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So long, Shaq, it's been an amazing ride
Written by Samuel Trigg on 06/02/2011
Shaquille O’Neal came to Boston hoping to add one more ring to his massive hands, to be the oversized sidekick for the Celtics Big Three.
Despite the jokes and the laughs, the Celtics front office loved the way he prepared, admitting they were surprised to see how seriously he took the effort to get back in shape. He was brought in to bang with Dwight Howard, to remind LeBron James that sometimes you have to wait almost a decade for your first title. Then, with his Kobe-tying fifth ring, he could ride off into the sunset.
That was the way it was all supposed to go down. But the basketball gods and Father Time have special rules for nobody, regardless of how charismatic and charming and well-intentioned he may be.
As Shaq hobbled from the court at American Airlines Arena in Miami, a place he once dominated with his force of will and his force of personality, he looked like an ancient warrior leaving the coliseum for the last time. In a word, he looked old.
His body had betrayed him one last time, and there would be no magical elixir or Phoenix Suns trainer that could heal him.
Shaq was an absolute game changer in every sense of the word. He brought the power game back to the low block and dominated the way Wilt Chamberlain did in his heyday. He made every press conference a must-attend. He transformed the way players interact with the media and fans. He became one of the biggest off-the-court stars in history thanks to movie roles, advertising and other cameos.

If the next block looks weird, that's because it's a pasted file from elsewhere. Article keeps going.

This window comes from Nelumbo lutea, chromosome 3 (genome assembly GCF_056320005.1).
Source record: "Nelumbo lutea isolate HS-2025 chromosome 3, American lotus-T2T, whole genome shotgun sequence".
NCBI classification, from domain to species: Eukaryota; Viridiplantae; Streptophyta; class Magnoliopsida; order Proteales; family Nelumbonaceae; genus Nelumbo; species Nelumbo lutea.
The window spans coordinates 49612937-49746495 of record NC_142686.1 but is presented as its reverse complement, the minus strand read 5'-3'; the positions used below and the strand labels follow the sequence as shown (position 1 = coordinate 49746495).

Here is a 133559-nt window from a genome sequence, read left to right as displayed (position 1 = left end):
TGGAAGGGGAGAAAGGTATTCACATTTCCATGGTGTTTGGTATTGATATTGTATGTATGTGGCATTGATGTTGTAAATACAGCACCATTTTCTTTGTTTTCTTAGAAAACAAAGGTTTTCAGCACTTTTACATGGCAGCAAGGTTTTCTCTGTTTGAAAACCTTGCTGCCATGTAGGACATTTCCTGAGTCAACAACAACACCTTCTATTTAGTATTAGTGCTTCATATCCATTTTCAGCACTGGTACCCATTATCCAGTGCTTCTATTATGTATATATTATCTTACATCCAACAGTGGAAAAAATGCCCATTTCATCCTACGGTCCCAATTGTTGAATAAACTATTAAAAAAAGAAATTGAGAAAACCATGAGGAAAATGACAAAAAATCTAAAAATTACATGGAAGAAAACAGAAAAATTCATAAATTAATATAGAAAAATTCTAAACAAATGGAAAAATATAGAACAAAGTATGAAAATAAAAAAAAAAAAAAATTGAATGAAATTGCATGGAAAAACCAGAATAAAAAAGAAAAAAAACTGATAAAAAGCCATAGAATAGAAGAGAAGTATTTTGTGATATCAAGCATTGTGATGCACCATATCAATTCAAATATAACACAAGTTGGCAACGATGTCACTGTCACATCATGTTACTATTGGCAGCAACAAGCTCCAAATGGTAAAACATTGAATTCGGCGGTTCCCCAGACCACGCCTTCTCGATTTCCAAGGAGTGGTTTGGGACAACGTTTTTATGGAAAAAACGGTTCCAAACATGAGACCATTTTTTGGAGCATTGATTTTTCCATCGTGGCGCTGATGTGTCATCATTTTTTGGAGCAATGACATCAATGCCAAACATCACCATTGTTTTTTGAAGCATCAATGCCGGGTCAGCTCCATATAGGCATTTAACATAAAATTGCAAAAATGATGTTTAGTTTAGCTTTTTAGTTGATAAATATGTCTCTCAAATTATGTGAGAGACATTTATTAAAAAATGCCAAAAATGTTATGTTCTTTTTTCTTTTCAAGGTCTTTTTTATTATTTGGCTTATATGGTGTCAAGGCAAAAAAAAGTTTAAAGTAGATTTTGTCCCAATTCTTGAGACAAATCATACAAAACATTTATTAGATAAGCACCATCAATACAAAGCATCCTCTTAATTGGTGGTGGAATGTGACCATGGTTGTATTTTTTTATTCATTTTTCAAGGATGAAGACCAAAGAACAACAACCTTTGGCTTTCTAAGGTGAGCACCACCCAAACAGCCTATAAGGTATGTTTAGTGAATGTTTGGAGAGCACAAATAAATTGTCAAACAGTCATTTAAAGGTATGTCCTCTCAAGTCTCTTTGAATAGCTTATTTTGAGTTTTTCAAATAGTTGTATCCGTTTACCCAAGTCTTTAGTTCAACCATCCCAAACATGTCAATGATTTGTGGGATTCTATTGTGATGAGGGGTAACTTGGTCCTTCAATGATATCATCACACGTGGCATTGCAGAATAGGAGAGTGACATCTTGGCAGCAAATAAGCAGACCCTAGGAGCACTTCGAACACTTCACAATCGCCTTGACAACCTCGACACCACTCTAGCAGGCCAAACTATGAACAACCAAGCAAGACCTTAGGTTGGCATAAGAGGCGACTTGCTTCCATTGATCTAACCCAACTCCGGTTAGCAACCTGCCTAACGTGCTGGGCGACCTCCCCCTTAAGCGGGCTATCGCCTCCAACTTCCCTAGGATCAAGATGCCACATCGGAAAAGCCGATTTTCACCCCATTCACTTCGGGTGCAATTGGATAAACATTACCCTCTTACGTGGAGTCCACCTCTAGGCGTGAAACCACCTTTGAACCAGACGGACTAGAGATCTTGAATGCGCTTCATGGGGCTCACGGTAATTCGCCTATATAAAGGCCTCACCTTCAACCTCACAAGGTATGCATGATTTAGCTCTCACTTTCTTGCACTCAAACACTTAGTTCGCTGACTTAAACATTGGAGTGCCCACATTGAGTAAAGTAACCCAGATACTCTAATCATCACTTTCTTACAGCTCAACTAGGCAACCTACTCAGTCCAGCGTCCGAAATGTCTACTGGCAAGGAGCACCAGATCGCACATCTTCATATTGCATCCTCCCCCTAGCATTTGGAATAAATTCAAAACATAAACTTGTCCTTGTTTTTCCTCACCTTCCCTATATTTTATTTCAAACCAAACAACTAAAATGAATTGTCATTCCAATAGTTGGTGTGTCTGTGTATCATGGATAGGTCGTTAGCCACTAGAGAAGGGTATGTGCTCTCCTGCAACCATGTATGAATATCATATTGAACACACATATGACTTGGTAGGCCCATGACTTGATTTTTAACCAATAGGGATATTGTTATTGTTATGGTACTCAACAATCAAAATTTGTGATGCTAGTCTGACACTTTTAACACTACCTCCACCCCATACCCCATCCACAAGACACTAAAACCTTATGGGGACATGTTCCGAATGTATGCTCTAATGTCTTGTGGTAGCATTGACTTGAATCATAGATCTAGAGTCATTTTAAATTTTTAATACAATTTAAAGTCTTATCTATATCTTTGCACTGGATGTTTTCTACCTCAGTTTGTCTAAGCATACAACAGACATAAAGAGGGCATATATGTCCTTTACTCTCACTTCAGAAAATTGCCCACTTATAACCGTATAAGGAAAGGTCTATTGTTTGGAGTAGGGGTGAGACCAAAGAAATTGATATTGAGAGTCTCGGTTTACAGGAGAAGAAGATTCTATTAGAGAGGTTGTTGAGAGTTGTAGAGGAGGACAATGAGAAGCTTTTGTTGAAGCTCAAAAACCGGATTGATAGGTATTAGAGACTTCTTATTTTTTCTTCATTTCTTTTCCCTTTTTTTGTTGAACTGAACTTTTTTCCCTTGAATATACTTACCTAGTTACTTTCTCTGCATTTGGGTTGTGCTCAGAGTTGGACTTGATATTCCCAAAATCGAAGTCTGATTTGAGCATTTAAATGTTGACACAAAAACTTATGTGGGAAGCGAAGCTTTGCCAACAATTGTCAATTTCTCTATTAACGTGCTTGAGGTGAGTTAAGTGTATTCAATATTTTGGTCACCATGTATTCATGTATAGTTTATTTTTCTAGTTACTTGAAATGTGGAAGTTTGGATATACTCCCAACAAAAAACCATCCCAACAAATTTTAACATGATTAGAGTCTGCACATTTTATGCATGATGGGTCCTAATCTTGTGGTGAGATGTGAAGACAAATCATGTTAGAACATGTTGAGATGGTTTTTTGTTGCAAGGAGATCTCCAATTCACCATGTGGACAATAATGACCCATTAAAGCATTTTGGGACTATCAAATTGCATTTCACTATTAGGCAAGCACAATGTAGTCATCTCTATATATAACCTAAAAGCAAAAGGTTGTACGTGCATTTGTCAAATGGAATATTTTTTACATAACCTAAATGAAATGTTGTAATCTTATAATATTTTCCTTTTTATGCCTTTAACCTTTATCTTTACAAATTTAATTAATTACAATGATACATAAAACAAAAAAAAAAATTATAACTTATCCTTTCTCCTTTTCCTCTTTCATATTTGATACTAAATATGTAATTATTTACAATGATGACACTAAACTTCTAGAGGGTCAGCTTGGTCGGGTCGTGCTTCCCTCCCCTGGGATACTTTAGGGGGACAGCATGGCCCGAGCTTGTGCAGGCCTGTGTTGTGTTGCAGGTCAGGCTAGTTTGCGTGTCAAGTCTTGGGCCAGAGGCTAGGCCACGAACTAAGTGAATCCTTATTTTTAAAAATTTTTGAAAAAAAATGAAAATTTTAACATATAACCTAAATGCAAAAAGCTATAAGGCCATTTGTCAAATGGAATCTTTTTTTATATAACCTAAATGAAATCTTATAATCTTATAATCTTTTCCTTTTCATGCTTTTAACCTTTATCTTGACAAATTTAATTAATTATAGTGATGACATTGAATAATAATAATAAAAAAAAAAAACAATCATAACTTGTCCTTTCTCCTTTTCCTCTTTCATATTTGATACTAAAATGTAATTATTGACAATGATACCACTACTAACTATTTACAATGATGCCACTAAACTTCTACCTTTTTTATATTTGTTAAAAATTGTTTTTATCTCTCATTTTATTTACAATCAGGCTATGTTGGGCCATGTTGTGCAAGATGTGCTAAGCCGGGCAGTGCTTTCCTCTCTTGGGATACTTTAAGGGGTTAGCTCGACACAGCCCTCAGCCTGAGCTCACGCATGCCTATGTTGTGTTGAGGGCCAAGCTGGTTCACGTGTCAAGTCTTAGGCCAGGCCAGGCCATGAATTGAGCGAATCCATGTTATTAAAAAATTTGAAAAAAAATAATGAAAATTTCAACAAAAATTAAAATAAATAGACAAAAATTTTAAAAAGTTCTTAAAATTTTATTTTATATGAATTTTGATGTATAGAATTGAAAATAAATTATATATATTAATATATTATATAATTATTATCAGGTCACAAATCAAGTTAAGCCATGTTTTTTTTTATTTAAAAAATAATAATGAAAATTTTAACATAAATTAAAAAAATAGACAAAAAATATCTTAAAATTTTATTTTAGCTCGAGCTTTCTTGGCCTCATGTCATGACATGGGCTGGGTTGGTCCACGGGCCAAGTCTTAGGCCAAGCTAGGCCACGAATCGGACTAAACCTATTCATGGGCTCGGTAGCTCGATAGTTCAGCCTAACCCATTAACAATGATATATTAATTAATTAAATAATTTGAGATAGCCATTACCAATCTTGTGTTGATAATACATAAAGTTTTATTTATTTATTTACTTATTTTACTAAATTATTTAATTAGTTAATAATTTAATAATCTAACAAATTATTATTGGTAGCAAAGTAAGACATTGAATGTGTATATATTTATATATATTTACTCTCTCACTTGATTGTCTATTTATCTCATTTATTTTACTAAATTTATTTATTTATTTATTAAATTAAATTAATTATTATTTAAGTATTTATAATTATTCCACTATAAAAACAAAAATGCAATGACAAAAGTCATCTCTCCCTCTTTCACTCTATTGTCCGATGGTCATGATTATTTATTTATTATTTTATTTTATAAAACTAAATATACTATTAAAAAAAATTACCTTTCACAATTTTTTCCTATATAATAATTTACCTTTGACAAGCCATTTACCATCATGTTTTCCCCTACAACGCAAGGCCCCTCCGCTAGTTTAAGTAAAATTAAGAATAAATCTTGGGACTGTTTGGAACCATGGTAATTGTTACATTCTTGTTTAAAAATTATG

He also led teams to championships while polarizing himself, sometimes quietly and sometimes loudly, in his own locker room. He never learned how to shoot free throws, a fact that made him such a liability, his team was scared to have him catch the ball in the final minutes of big games. He likely never lived up to his potential, lacking the focus to be as dominant as could have. Put simply, Shaq was an original.
Shaq burst onto the scene from LSU already a star. After his rookie season, he not only had millions in the bank, he had already starred in a movie, one of just seven in which he’d appear during his career. By his third season, he had gone to the first of his six NBA Finals. He would eventually be the MVP in the three that he won with the Lakers and cement his place as one of the 15 best players in league history.
The big man loved interacting with fans and cracking jokes with reporters almost as much, if not more, than he liked playing hoops. Therefore it was not a surprise and touching in a way that Shaq took to Twitter to announce his retirement. With no fanfare, he posted a short video saying thanks to the fan and telling them he loved them. It was the first time any athlete had done anything like it. And, given what a trendsetter The Shaqtus is, don’t expect it to be the last time an athlete does it.
There was nobody like Shaq and there may not be another like him for quite some time. (LeBron James was in the running but The Decision kind of set him back a few years).
With his huge personality and love of the cameras, if not the game itself, we certainly have not seen the last of Shaquille O'Neal. But for now, we say so long, big fella. It’s been an amazing ride.